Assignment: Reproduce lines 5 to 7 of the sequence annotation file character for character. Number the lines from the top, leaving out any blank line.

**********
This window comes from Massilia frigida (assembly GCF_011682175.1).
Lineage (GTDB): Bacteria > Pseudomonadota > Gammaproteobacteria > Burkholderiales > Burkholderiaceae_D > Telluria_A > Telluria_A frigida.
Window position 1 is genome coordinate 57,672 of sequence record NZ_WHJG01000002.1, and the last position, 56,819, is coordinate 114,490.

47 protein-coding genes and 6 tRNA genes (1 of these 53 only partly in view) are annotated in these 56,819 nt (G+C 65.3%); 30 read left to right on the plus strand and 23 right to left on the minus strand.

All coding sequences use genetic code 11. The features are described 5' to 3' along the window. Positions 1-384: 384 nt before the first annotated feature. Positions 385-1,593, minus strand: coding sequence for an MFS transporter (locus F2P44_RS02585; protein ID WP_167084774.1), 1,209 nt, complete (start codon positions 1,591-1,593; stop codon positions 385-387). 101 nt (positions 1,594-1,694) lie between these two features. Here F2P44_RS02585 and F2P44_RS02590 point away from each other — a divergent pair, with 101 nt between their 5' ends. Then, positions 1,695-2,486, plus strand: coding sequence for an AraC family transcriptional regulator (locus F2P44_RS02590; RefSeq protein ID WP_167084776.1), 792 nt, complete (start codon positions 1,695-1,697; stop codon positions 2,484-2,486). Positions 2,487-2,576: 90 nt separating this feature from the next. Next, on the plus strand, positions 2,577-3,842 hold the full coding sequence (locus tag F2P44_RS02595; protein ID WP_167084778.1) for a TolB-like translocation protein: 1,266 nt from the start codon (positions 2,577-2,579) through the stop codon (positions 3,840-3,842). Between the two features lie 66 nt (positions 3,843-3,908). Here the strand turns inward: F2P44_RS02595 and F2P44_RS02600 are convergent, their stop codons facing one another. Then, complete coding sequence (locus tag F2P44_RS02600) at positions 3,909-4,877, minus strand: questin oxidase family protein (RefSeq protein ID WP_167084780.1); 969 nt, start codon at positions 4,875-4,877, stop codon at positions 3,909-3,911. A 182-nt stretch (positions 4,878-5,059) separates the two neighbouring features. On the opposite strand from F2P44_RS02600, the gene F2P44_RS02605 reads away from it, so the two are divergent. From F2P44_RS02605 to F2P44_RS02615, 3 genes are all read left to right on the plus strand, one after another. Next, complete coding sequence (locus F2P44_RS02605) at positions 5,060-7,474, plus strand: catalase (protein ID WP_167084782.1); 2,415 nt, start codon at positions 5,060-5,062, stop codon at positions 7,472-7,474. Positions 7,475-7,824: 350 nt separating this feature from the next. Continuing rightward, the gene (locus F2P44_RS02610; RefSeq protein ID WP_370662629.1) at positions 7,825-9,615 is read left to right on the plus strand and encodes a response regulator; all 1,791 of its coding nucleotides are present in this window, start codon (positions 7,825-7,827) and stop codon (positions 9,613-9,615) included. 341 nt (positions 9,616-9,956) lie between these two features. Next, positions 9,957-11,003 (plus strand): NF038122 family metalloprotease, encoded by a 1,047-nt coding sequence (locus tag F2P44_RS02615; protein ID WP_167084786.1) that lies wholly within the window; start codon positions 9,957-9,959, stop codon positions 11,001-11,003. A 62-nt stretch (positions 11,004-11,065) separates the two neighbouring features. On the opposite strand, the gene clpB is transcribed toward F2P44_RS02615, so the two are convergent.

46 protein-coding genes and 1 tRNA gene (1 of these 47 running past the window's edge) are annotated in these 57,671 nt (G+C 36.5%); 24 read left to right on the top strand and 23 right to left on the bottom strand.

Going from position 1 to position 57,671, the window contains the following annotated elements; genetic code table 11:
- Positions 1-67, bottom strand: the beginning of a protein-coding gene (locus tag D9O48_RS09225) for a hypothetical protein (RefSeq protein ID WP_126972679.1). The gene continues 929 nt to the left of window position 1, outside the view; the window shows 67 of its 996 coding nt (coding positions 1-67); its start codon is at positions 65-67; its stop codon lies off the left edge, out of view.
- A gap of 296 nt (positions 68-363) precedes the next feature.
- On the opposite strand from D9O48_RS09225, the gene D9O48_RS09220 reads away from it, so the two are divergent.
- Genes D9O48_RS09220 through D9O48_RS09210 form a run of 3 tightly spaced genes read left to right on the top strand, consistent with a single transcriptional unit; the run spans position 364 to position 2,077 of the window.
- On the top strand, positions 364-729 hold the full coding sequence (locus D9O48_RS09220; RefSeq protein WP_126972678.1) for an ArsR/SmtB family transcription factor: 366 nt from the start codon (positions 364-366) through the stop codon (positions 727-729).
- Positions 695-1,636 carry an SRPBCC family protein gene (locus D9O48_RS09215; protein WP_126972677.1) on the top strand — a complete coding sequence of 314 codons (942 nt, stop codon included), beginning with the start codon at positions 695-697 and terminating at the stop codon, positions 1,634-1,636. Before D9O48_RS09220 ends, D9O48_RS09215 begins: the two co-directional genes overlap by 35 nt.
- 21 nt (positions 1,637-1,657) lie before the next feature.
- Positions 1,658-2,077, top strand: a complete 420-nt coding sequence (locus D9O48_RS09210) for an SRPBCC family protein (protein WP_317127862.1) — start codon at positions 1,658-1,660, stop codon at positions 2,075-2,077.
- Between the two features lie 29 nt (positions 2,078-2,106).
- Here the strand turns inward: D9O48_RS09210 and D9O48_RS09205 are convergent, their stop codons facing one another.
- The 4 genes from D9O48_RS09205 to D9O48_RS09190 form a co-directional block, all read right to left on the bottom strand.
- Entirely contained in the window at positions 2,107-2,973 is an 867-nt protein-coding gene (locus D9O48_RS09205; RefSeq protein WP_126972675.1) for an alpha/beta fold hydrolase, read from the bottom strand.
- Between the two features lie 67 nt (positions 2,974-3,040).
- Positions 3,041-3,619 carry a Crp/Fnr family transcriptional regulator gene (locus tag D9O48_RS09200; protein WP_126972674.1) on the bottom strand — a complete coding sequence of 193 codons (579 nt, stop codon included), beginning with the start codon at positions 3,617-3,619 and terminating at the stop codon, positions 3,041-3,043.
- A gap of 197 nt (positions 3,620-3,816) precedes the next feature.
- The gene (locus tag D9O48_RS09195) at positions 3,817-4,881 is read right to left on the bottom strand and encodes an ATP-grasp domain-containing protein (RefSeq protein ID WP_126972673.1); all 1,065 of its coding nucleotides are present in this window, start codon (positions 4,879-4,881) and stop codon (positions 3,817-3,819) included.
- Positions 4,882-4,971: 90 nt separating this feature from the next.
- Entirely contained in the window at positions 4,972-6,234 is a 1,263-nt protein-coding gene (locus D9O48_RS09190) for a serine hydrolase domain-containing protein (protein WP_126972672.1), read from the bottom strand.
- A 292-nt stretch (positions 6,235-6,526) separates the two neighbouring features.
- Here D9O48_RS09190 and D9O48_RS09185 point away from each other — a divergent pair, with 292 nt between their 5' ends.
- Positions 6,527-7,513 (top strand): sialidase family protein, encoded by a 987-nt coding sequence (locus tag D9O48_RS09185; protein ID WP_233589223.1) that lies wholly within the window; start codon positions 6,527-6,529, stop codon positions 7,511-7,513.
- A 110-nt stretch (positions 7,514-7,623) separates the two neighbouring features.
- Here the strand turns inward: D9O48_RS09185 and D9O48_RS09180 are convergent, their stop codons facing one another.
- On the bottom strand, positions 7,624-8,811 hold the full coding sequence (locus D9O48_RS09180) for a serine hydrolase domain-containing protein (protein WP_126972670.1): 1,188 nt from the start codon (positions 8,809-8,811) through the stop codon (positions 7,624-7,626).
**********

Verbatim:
All coding sequences use genetic code 11. The features are described 5' to 3' along the window. Positions 1-384: 384 nt before the first annotated feature. Positions 385-1,593, minus strand: coding sequence for an MFS transporter (locus F2P44_RS02585; protein ID WP_167084774.1), 1,209 nt, complete (start codon positions 1,591-1,593; stop codon positions 385-387). 101 nt (positions 1,594-1,694) lie between these two features. Here F2P44_RS02585 and F2P44_RS02590 point away from each other — a divergent pair, with 101 nt between their 5' ends. Then, positions 1,695-2,486, plus strand: coding sequence for an AraC family transcriptional regulator (locus F2P44_RS02590; RefSeq protein ID WP_167084776.1), 792 nt, complete (start codon positions 1,695-1,697; stop codon positions 2,484-2,486). Positions 2,487-2,576: 90 nt separating this feature from the next. Next, on the plus strand, positions 2,577-3,842 hold the full coding sequence (locus tag F2P44_RS02595; protein ID WP_167084778.1) for a TolB-like translocation protein: 1,266 nt from the start codon (positions 2,577-2,579) through the stop codon (positions 3,840-3,842). Between the two features lie 66 nt (positions 3,843-3,908). Here the strand turns inward: F2P44_RS02595 and F2P44_RS02600 are convergent, their stop codons facing one another. Then, complete coding sequence (locus tag F2P44_RS02600) at positions 3,909-4,877, minus strand: questin oxidase family protein (RefSeq protein ID WP_167084780.1); 969 nt, start codon at positions 4,875-4,877, stop codon at positions 3,909-3,911. A 182-nt stretch (positions 4,878-5,059) separates the two neighbouring features. On the opposite strand from F2P44_RS02600, the gene F2P44_RS02605 reads away from it, so the two are divergent. From F2P44_RS02605 to F2P44_RS02615, 3 genes are all read left to right on the plus strand, one after another. Next, complete coding sequence (locus F2P44_RS02605) at positions 5,060-7,474, plus strand: catalase (protein ID WP_167084782.1); 2,415 nt, start codon at positions 5,060-5,062, stop codon at positions 7,472-7,474. Positions 7,475-7,824: 350 nt separating this feature from the next. Continuing rightward, the gene (locus F2P44_RS02610; RefSeq protein ID WP_370662629.1) at positions 7,825-9,615 is read left to right on the plus strand and encodes a response regulator; all 1,791 of its coding nucleotides are present in this window, start codon (positions 7,825-7,827) and stop codon (positions 9,613-9,615) included. 341 nt (positions 9,616-9,956) lie between these two features. Next, positions 9,957-11,003 (plus strand): NF038122 family metalloprotease, encoded by a 1,047-nt coding sequence (locus tag F2P44_RS02615; protein ID WP_167084786.1) that lies wholly within the window; start codon positions 9,957-9,959, stop codon positions 11,001-11,003. A 62-nt stretch (positions 11,004-11,065) separates the two neighbouring features. On the opposite strand, the gene clpB is transcribed toward F2P44_RS02615, so the two are convergent.

46 protein-coding genes and 1 tRNA gene (1 of these 47 running past the window's edge) are annotated in these 57,671 nt (G+C 36.5%); 24 read left to right on the top strand and 23 right to left on the bottom strand.

Going from position 1 to position 57,671, the window contains the following annotated elements; genetic code table 11: